Social Justice … Is It Biblical?

And Why This Is Such An Important Question That No One Has Adequately or Properly Defined…

Unless you have been in a cave, under a rock or a hermit in a cave and under a rock, you might not be aware of the fact that there is a controversy brewing in the Evangelical world regarding the phrase “Social Justice.” On the one side you have such Evangelical stalwarts as John MacArthur decrying the phrase and its advocates as tools of George Soros and his neo-Marxist plan to take over Christianity and the world. On the other side, you have such Evangelical and SBC stalwarts as Russell Moore advocating the idea that in order to have a relevant place in the world today you must be aware of the need to be both evangelistic and care for the least of these. So who is right? Who is wrong?

And here is where I am going to jump head first into the pool and provide my $0.02 cents because I truly believe no one has adequately or properly defined what is and what is not Social Justice from an Evangelical Biblical perspective.

As a former college professor in Speech Communications (among many other subjects — as I taught at a small Baptist college!), one of the first and primary lessons I taught my students is that in order for good communication to occur is that terms must be defined by the speaker so that the listener can know and understand what is being said. This is not happening. Both sides want to define each other instead of seeking a mutually agreed upon definition. This is tragic and causes division instead of reconciliation.

The second lesson that I expected my FRESHMAN speech students to do well and one that I believe is also being overlooked by all parties involved today because cross-communication is occurring — It is not the responsibility of the listener/reader to know what is being communicated by the speaker/writer — it is the job of the speaker/writer to communicate well enough so that confusion will not be reigning rampant in this debate. And, sadly, I fear that those in this debate are talking past each other and not to each other. They are using the language of attack rhetoric (i.e., no one is going to listen if you call someone a Marxist and conversely the same is true if you pull out the Racist word) instead of seeking to meet at the table of brotherhood.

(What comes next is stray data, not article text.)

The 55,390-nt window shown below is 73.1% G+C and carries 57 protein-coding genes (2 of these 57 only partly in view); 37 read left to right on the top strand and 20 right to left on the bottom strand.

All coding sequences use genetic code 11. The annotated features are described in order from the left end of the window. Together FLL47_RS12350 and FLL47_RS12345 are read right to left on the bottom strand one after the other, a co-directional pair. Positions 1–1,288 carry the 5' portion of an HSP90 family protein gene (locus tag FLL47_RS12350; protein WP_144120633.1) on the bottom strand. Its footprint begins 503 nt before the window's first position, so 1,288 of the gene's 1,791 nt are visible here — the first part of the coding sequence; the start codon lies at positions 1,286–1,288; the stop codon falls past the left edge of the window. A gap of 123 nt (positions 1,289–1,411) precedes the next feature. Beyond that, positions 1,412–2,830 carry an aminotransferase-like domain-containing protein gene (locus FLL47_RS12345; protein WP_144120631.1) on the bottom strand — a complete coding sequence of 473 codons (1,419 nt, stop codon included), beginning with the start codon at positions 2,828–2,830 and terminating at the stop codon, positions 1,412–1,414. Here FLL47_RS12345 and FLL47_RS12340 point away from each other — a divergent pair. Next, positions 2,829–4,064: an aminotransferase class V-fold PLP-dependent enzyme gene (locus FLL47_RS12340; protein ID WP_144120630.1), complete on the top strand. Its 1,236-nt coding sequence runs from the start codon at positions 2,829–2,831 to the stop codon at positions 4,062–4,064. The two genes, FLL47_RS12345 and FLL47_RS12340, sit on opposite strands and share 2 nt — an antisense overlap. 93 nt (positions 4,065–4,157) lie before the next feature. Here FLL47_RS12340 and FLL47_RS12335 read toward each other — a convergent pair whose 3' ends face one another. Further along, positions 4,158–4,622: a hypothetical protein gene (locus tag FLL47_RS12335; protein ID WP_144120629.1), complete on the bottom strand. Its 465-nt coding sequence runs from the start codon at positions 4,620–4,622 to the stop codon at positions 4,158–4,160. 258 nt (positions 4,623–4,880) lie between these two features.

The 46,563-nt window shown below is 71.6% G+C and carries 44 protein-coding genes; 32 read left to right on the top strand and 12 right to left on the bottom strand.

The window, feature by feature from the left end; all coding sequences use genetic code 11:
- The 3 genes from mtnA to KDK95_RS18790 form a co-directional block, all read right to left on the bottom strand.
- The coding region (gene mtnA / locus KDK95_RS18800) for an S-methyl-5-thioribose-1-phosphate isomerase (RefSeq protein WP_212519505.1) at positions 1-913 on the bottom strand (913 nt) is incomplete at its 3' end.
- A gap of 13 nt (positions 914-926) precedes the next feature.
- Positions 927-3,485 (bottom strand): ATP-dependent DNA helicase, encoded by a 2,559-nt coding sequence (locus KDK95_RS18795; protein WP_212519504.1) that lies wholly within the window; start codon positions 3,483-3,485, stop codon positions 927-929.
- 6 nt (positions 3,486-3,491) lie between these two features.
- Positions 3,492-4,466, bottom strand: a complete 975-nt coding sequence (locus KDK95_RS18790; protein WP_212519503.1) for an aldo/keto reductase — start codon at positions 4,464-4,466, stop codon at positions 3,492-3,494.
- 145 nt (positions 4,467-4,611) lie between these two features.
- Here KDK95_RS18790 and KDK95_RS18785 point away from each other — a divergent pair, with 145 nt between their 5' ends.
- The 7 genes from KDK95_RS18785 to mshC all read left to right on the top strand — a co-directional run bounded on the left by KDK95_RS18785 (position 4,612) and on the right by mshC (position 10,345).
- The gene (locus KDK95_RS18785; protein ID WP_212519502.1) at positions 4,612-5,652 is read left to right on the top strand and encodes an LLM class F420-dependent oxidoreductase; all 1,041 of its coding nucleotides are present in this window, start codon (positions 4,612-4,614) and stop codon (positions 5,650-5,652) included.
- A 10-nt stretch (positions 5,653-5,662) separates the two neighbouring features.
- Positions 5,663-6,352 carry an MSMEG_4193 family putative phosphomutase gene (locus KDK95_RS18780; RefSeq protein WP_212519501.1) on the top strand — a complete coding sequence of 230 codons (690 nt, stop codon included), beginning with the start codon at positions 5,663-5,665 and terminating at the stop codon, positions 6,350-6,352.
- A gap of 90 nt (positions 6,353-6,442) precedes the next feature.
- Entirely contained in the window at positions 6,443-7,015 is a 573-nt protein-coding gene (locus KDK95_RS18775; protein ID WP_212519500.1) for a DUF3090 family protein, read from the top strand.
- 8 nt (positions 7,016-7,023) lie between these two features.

Therefore, and because I have studied this topic for my own edification, I want to provide what appears to be three common definitions for how people define the concept of Social Justice today:

  1. In 2006, the United Nations International Forum for Social Development defined Social Justice as “Social Justice derives from equality of rights for all peoples and the possibility for all human beings, without discrimination, to benefit from the economic and social progress disseminated and secured through international cooperation.” This is the form of Marxist thought that MacArthur and others decry but nowhere have I seen the Evangelical proponents of SJ push this agenda. They need to provide evidentiary proof to illustrate such examples and until they do — they need to cease and desist with the name-calling as this is non-Christian.
  2. The Center for Economic and Social Justice provides this nice little illustration below for how they define Social Justice:I I graphic-3econjustprinciples-2013This scale lends itself to extreme capitalism which many will love and some will hate but again no one in MacArthur’s camp would advocate such extreme capitalism and so my last sentence from #1 holds true here as well.
  3. Biblical Social Justice is defined by the following verses that you can look up in your favorite translation — Isaiah 1:17; James 1:26-27; 1 John 3:17-18. Scripture puts no preconditions on the how or who should receive help; Scripture only calls on believers to help people who are in need and Scripture has no expectation on input or output. So … our only question in my perspective as churches and believers in Jesus is are we doing enough to help those in need?

Now … I know that many would argue based on #3 that we should just drop the term “Social” from the concept and go with the idea of “Biblical Justice” and that is an option; however, there is a problem with this approach. What does “Biblical Justice” mean to the world we are currently trying to reach? Think about it?

We have to deal with a world in which we have already sent conflicting messages to for many years. We have abandoned to the world the concept of the Music and Theater and Arts. We have abandoned to the world the words of Creativity, Gay, Marriage, etc., etc.. Must we abandon to the world the concept/definition of Social Justice as well?

I would argue that we should not only take back the concept but also REDEFINE and DEFINE again from a Biblical concept? Social Justice is a Biblical term. Let us return it to what it means and show the world what it means from a God- and Biblically-centered focus.

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